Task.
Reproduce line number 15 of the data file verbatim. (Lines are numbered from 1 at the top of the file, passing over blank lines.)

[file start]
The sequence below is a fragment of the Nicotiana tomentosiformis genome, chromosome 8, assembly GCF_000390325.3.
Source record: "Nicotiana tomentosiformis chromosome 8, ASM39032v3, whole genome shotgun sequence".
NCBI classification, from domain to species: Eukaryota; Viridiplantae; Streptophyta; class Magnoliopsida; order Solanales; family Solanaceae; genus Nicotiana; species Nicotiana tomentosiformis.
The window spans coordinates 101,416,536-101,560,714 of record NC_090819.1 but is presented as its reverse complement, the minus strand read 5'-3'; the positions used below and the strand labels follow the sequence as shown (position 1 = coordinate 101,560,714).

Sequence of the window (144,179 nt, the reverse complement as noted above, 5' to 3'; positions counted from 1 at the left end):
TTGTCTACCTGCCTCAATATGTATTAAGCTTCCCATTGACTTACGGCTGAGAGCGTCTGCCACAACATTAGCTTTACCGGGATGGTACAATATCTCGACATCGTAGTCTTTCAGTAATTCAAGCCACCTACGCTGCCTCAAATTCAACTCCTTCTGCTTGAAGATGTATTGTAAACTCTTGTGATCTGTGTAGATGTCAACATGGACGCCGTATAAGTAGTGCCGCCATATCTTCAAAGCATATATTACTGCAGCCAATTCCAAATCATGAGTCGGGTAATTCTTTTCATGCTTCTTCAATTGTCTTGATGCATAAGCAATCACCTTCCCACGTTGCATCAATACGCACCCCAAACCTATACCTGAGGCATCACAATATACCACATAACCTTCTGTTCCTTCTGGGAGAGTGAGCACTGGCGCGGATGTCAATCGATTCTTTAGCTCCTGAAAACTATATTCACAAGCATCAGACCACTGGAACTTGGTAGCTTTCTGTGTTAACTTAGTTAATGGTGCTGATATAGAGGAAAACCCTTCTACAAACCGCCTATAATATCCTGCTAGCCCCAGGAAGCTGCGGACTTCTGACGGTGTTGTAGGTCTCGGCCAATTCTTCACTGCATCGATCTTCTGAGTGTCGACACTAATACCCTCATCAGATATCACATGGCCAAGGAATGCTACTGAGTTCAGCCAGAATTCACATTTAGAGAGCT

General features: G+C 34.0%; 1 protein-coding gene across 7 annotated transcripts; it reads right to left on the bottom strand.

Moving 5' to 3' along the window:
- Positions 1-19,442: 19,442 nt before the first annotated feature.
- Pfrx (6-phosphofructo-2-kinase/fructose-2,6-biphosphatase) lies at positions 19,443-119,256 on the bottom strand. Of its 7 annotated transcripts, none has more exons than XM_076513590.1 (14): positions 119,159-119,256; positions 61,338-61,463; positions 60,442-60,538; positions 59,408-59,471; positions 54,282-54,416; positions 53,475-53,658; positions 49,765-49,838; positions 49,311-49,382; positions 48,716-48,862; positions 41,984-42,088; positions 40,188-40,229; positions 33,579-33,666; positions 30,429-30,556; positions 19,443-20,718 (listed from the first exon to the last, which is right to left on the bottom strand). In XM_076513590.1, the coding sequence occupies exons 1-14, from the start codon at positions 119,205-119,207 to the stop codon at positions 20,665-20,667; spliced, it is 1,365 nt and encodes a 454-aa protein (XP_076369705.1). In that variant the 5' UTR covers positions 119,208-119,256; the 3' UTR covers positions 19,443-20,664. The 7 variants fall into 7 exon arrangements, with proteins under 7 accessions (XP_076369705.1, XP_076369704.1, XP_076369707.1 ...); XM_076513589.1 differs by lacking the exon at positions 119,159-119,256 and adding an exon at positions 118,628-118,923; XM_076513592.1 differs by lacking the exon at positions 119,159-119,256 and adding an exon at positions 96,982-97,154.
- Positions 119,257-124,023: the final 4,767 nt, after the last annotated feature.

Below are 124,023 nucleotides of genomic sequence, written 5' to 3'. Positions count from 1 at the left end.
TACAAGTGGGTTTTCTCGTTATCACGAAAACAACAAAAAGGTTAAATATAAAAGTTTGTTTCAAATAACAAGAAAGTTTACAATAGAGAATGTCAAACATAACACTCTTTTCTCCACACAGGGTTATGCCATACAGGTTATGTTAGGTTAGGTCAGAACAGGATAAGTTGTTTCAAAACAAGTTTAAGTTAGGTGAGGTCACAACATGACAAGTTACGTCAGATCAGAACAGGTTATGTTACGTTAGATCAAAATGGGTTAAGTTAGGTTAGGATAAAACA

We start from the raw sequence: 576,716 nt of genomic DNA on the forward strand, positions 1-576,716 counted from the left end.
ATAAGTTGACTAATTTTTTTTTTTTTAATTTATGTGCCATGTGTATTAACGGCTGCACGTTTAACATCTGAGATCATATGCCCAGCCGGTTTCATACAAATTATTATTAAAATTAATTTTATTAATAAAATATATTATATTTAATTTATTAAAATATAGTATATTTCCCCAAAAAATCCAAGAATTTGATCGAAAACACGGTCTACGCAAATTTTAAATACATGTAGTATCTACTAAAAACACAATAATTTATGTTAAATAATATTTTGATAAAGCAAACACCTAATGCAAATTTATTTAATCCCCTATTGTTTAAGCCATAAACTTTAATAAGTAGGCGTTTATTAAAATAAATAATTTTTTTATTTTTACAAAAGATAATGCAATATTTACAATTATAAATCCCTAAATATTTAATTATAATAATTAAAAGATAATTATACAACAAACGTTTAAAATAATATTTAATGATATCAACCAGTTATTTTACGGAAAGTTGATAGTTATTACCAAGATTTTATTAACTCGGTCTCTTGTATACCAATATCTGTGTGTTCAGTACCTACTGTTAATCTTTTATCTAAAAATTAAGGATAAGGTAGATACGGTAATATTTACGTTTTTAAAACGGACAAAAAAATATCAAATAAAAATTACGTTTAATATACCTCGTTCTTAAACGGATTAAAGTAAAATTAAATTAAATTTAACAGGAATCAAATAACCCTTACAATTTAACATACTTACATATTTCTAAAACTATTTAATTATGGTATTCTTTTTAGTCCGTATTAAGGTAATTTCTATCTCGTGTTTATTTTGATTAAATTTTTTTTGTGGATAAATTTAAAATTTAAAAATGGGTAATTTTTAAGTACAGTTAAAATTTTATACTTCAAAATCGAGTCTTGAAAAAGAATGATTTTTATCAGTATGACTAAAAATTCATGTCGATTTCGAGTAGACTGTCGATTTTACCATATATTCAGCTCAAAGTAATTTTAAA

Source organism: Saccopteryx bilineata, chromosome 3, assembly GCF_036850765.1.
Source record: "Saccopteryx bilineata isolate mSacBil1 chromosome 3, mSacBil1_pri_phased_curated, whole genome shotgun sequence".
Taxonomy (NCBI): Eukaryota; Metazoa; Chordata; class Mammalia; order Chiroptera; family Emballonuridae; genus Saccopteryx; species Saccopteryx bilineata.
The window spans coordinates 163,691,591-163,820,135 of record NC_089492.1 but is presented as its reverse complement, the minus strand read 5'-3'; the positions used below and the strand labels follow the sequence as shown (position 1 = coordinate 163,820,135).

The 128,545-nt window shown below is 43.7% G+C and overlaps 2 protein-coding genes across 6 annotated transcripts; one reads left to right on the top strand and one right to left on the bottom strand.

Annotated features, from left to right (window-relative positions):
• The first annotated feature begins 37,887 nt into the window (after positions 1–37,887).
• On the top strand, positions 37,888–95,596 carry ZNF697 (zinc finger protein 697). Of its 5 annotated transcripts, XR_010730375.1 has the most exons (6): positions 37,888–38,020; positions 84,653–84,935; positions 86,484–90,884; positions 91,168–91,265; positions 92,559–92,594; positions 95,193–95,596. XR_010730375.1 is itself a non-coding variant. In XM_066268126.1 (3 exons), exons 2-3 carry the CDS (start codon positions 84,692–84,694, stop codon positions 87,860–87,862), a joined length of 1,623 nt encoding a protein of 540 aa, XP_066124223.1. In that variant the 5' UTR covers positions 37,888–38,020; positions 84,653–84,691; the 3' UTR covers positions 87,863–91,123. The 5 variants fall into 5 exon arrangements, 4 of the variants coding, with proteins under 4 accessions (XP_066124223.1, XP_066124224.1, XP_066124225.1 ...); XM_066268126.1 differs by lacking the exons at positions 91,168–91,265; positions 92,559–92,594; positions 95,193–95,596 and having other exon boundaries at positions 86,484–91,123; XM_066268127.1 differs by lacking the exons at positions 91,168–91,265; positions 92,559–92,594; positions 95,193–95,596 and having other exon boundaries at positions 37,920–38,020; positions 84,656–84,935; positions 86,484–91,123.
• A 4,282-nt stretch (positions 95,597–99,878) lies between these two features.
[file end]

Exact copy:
ATAAGTTGACTAATTTTTTTTTTTTTAATTTATGTGCCATGTGTATTAACGGCTGCACGTTTAACATCTGAGATCATATGCCCAGCCGGTTTCATACAAATTATTATTAAAATTAATTTTATTAATAAAATATATTATATTTAATTTATTAAAATATAGTATATTTCCCCAAAAAATCCAAGAATTTGATCGAAAACACGGTCTACGCAAATTTTAAATACATGTAGTATCTACTAAAAACACAATAATTTATGTTAAATAATATTTTGATAAAGCAAACACCTAATGCAAATTTATTTAATCCCCTATTGTTTAAGCCATAAACTTTAATAAGTAGGCGTTTATTAAAATAAATAATTTTTTTATTTTTACAAAAGATAATGCAATATTTACAATTATAAATCCCTAAATATTTAATTATAATAATTAAAAGATAATTATACAACAAACGTTTAAAATAATATTTAATGATATCAACCAGTTATTTTACGGAAAGTTGATAGTTATTACCAAGATTTTATTAACTCGGTCTCTTGTATACCAATATCTGTGTGTTCAGTACCTACTGTTAATCTTTTATCTAAAAATTAAGGATAAGGTAGATACGGTAATATTTACGTTTTTAAAACGGACAAAAAAATATCAAATAAAAATTACGTTTAATATACCTCGTTCTTAAACGGATTAAAGTAAAATTAAATTAAATTTAACAGGAATCAAATAACCCTTACAATTTAACATACTTACATATTTCTAAAACTATTTAATTATGGTATTCTTTTTAGTCCGTATTAAGGTAATTTCTATCTCGTGTTTATTTTGATTAAATTTTTTTTGTGGATAAATTTAAAATTTAAAAATGGGTAATTTTTAAGTACAGTTAAAATTTTATACTTCAAAATCGAGTCTTGAAAAAGAATGATTTTTATCAGTATGACTAAAAATTCATGTCGATTTCGAGTAGACTGTCGATTTTACCATATATTCAGCTCAAAGTAATTTTAAA